clear int m?

This is a discussion on clear int m? within the C++ Programming forums, part of the General Programming Boards category; my program is looping because int m = (any integer) stops it from pausing because a condition is being satisfied. ...

  1. #1
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    clear int m?

    my program is looping because
    int m = (any integer)
    stops it from pausing because a condition is being satisfied.

    How do I clear m so that
    m = (nothing)

  2. #2
    Programming Wraith GReaper's Avatar
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    Quote Originally Posted by mikeyp View Post
    How do I clear m so that
    m = (nothing)
    ????

    A variable always contains something!!! It's not a pointer!
    But you could set it to 0 in order to be casted to false when checked:

    Code:
    if (!m) {/*...*/} // true when m = 0, false otherwise
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  3. #3
    Algorithm Dissector iMalc's Avatar
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    So you have a value that consists of 32 bits (I'm going to assume 32 bits anyway) which are either one or zero and you want it to equal "nothing"?
    Well you'll just have to invent some combination of 32 ones and zeros that you'd like to mean "nothing" and assign that. Well you could set all 32 bits to zero I guess, in other words assign the value zero to m.

    Perhaps you can just assign a value that stops the condition from being satisfied.
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    Programming Wraith GReaper's Avatar
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    Actually, zero is (nothing), so it's safe and meaningful to set m to zero and do what i told you ( some times i guess )
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  5. #5
    spurious conceit MK27's Avatar
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    You could also use an int pointer, and than can be set to NULL, which is not the same as having the pointer contain 0.
    Code:
    int n = 0, *x = &n;
    x = NULL;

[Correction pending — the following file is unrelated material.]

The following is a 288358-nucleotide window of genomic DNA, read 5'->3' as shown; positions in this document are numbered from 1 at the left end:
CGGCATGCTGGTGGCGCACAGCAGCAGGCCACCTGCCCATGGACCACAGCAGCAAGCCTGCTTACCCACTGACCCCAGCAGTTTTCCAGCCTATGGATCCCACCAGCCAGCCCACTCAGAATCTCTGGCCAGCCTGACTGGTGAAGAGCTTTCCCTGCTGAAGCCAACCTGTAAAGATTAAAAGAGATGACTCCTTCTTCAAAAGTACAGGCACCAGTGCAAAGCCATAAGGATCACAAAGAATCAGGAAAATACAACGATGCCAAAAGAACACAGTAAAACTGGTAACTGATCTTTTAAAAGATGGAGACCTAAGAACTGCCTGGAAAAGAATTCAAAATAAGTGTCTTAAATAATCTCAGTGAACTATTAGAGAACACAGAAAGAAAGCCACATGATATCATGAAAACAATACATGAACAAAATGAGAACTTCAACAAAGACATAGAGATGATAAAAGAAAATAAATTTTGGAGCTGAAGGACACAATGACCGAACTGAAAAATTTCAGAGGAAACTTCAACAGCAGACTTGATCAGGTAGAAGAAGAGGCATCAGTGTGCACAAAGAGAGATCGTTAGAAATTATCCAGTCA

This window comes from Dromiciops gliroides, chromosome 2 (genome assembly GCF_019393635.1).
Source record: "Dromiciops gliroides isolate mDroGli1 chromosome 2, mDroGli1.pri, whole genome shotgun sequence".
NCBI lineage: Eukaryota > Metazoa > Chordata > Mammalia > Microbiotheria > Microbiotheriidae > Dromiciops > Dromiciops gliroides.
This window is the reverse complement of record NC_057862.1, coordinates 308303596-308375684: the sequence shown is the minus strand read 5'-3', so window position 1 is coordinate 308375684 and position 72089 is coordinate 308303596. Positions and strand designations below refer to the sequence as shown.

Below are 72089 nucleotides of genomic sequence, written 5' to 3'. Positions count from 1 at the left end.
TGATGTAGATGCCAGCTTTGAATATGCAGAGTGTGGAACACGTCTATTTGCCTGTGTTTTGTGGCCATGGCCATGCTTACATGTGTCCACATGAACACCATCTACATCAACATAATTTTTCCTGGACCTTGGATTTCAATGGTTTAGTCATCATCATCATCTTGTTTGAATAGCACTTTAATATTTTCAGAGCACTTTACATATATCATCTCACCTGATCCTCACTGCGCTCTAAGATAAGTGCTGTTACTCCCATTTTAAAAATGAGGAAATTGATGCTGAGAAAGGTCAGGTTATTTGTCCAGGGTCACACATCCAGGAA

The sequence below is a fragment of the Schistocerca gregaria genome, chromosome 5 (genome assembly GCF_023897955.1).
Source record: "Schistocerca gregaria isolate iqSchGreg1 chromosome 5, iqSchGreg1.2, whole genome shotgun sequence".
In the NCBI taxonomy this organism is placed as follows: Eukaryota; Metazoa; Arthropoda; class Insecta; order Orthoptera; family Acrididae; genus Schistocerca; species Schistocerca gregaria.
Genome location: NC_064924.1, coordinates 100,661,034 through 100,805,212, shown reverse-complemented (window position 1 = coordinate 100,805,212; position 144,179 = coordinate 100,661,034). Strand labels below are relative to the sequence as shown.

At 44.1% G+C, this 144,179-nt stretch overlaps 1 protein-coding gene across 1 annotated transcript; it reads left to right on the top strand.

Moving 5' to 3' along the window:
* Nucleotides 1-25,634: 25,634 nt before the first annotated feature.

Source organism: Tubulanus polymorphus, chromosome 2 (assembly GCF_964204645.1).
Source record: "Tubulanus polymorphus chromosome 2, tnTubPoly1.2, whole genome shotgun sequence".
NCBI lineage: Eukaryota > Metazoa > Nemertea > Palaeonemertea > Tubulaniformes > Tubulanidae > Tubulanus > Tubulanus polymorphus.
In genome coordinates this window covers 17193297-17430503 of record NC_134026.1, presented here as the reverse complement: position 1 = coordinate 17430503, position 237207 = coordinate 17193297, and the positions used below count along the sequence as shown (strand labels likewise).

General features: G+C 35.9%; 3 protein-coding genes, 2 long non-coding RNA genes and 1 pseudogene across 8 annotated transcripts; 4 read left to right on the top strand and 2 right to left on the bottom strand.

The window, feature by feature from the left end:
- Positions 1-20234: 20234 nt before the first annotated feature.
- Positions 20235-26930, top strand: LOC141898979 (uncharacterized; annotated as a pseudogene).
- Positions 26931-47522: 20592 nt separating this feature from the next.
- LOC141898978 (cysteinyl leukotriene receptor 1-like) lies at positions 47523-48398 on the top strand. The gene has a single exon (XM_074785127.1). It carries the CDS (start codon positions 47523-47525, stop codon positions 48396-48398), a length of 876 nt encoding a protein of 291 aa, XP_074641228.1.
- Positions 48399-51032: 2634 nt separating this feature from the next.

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    Quote Originally Posted by Sipher View Post
    Actually, zero is (nothing), so it's safe and meaningful to set m to zero and do what i told you ( some times i guess )
    0 is not nothing, it's an integer value just like 1 and 12345 are. There is no possible way to have an int containing nothing.
    It is often used to represent nothing, but that's not the same thing as being nothing.

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    So does that mean that when I create

    int m;

    its value is 0 anyway?

  8. #8
    Captain Crash brewbuck's Avatar
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    Quote Originally Posted by mikeyp View Post
    So does that mean that when I create

    int m;

    its value is 0 anyway?
    No. Its value is undefined. That doesn't mean it has no value, but it means the value is unpredictable.
    Code:
    //try
    //{
    	if (a) do { f( b); } while(1);
    	else   do { f(!b); } while(1);
    //}

  9. #9
    and the hat of sweating
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    You could also create a class that represents an int, but also lets you set the state of the class to 'nothing'. Personally, I think that's overkill. Just use 0, or a NULL pointer.
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  10. #10
    Registered User UltraKing227's Avatar
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    yep, brewbuck is right, int m; gives an unpredictable number. E.G it may contain
    10 by default and 49 on another computer.

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